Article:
Canadian Filmmaker Robert Fantinatto dedicated 20 minutes to an interview with the two pioneers of industrial electronics, and their choice of the unique EML Electrocomp synthesizer as a performance instrument in Pere Ubu.
Allen Ravenstine was a composer, patron and pioneer of the burgeoning Cleveland arts scene in the early 1970's. As synthesist with Pere Ubu, playing the EML-200 and later the EML-101, he earned international acclaim for his inspired use of industrial sound before retiring from popular music in the late 1980's. His approach to live performance - rejecting the traditional tonal keyboard for an intuitive wash of modulated noise - has been much imitated but rarely equaled.
Robert Wheeler (of Home & Garden) joined Pere Ubu in 1994, playing the EML-101 and a handmade Theremin. He is a relative of Thomas Edison - a birthright that led him to take a leading role in the Edison Birthplace Museum in Milan, Ohio. In January 2010, he accepted a Grammy Award on Edison's behalf.
Ravenstine had left synthesis behind him years before but, with characteristic good humor, he agreed to patch and perform on the EML-200 for the documentary. With Wheeler joining in on his signature EML-101, two lengthy stretches of unplanned improvisation followed. The filming schedule was thrown out the window and the studio stayed open until Ravenstine was forced to catch his flight back to New York City.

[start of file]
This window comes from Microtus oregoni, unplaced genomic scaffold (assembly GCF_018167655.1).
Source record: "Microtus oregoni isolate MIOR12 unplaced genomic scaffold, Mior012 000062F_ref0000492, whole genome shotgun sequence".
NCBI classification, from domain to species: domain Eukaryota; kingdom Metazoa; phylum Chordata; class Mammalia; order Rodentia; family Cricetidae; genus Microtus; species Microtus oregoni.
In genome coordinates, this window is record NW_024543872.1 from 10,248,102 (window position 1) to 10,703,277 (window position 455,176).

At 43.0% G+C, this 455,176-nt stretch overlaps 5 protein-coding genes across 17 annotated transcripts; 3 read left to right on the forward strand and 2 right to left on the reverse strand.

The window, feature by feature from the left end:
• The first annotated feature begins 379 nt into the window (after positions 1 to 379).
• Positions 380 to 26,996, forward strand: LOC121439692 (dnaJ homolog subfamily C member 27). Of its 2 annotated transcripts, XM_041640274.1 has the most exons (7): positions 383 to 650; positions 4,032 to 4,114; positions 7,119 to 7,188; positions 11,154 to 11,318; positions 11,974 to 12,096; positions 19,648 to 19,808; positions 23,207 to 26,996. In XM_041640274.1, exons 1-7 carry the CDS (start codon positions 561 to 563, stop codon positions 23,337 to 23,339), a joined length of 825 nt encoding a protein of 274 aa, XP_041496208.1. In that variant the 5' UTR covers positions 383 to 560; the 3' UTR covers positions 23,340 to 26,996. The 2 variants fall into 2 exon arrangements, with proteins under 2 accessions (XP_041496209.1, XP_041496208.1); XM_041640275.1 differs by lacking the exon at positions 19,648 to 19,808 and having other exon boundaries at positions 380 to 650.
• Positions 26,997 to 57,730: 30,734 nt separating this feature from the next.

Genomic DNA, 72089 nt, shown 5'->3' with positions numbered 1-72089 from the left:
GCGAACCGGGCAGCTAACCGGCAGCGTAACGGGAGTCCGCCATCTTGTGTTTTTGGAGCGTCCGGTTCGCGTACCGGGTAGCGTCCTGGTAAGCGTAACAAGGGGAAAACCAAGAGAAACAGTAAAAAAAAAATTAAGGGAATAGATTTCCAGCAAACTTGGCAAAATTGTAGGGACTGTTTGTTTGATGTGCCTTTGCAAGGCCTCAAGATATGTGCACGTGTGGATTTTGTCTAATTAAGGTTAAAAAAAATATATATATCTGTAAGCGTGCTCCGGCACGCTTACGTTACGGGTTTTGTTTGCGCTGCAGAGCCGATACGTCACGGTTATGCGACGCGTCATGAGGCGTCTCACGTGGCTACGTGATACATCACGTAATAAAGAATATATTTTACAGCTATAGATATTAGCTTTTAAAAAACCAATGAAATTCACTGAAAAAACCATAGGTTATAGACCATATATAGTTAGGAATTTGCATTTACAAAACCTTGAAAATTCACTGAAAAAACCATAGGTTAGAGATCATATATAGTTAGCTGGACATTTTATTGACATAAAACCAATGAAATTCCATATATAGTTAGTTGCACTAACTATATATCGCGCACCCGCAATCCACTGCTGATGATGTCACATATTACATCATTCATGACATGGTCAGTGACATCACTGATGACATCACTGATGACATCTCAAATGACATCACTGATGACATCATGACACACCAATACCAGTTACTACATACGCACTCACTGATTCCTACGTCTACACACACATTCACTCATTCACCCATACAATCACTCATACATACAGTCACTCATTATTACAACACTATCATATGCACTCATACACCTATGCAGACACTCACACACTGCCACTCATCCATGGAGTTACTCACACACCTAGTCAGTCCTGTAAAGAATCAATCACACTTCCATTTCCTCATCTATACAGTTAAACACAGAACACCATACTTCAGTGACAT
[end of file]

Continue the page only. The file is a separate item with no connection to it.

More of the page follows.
Perhaps because the two had never played together before, the recordings that followed have a magical quality; a voyage of mutual discovery in a genre that they had pioneered a decade apart.
At points one or the other musician would leave the room, letting the antique synthesizer fill in his parts until he returned.
Engineer Bob Doidge described the experience as watching "four hands attached to one body." It was virtually impossible to discern where Ravenstine began and Wheeler ended.
Two days of tape were edited into bookend albums of hypnotizing music. A double cd release is planned for the near future. Scraps and sound effects from the sessions were assembled to create a pair of eccentric singles, released on audiophile vinyl.
"This project is the work of two friends with mutual respect and a profound shared intelligence," Wheeler said. "Electronic meditations, musique d'ameublement, imaginary landscapes; there are dozens of ways of describing the end result of this remarkable collaboration. The fact is that you have probably never heard anything quite like it."
The descriptors, 'City Desk' and 'Farm Report,' were drawn from the signature lines of their personal correspondence; an in-joke referencing the not-so-great divide between Gramercy Park and the Homer Page Farm in Milan, Ohio.